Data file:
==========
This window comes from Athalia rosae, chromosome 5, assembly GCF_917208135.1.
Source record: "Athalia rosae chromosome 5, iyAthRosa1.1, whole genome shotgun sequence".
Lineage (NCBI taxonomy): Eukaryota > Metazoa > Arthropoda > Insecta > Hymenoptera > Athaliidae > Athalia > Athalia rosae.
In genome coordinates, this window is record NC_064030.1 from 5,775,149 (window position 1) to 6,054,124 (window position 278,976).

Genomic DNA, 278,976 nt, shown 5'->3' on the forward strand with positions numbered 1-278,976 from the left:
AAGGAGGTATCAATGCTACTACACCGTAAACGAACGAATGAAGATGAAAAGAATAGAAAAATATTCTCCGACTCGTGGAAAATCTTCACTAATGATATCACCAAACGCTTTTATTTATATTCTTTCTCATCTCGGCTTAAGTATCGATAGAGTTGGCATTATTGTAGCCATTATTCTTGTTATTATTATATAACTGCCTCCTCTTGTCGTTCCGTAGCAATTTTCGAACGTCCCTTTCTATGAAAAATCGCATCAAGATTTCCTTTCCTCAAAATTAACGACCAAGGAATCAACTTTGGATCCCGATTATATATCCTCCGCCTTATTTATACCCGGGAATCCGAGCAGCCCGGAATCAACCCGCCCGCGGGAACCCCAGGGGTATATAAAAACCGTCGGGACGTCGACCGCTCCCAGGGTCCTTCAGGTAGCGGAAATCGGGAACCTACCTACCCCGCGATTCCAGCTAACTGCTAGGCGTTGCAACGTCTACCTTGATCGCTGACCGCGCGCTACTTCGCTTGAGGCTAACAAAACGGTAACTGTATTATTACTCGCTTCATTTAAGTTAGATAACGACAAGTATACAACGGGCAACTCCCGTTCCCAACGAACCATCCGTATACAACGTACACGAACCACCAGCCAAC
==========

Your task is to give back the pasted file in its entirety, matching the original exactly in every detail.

This window comes from Athalia rosae, chromosome 5, assembly GCF_917208135.1.
Source record: "Athalia rosae chromosome 5, iyAthRosa1.1, whole genome shotgun sequence".
Lineage (NCBI taxonomy): Eukaryota > Metazoa > Arthropoda > Insecta > Hymenoptera > Athaliidae > Athalia > Athalia rosae.
In genome coordinates, this window is record NC_064030.1 from 5,775,149 (window position 1) to 6,054,124 (window position 278,976).

Genomic DNA, 278,976 nt, shown 5'->3' on the forward strand with positions numbered 1-278,976 from the left:
AAGGAGGTATCAATGCTACTACACCGTAAACGAACGAATGAAGATGAAAAGAATAGAAAAATATTCTCCGACTCGTGGAAAATCTTCACTAATGATATCACCAAACGCTTTTATTTATATTCTTTCTCATCTCGGCTTAAGTATCGATAGAGTTGGCATTATTGTAGCCATTATTCTTGTTATTATTATATAACTGCCTCCTCTTGTCGTTCCGTAGCAATTTTCGAACGTCCCTTTCTATGAAAAATCGCATCAAGATTTCCTTTCCTCAAAATTAACGACCAAGGAATCAACTTTGGATCCCGATTATATATCCTCCGCCTTATTTATACCCGGGAATCCGAGCAGCCCGGAATCAACCCGCCCGCGGGAACCCCAGGGGTATATAAAAACCGTCGGGACGTCGACCGCTCCCAGGGTCCTTCAGGTAGCGGAAATCGGGAACCTACCTACCCCGCGATTCCAGCTAACTGCTAGGCGTTGCAACGTCTACCTTGATCGCTGACCGCGCGCTACTTCGCTTGAGGCTAACAAAACGGTAACTGTATTATTACTCGCTTCATTTAAGTTAGATAACGACAAGTATACAACGGGCAACTCCCGTTCCCAACGAACCATCCGTATACAACGTACACGAACCACCAGCCAAC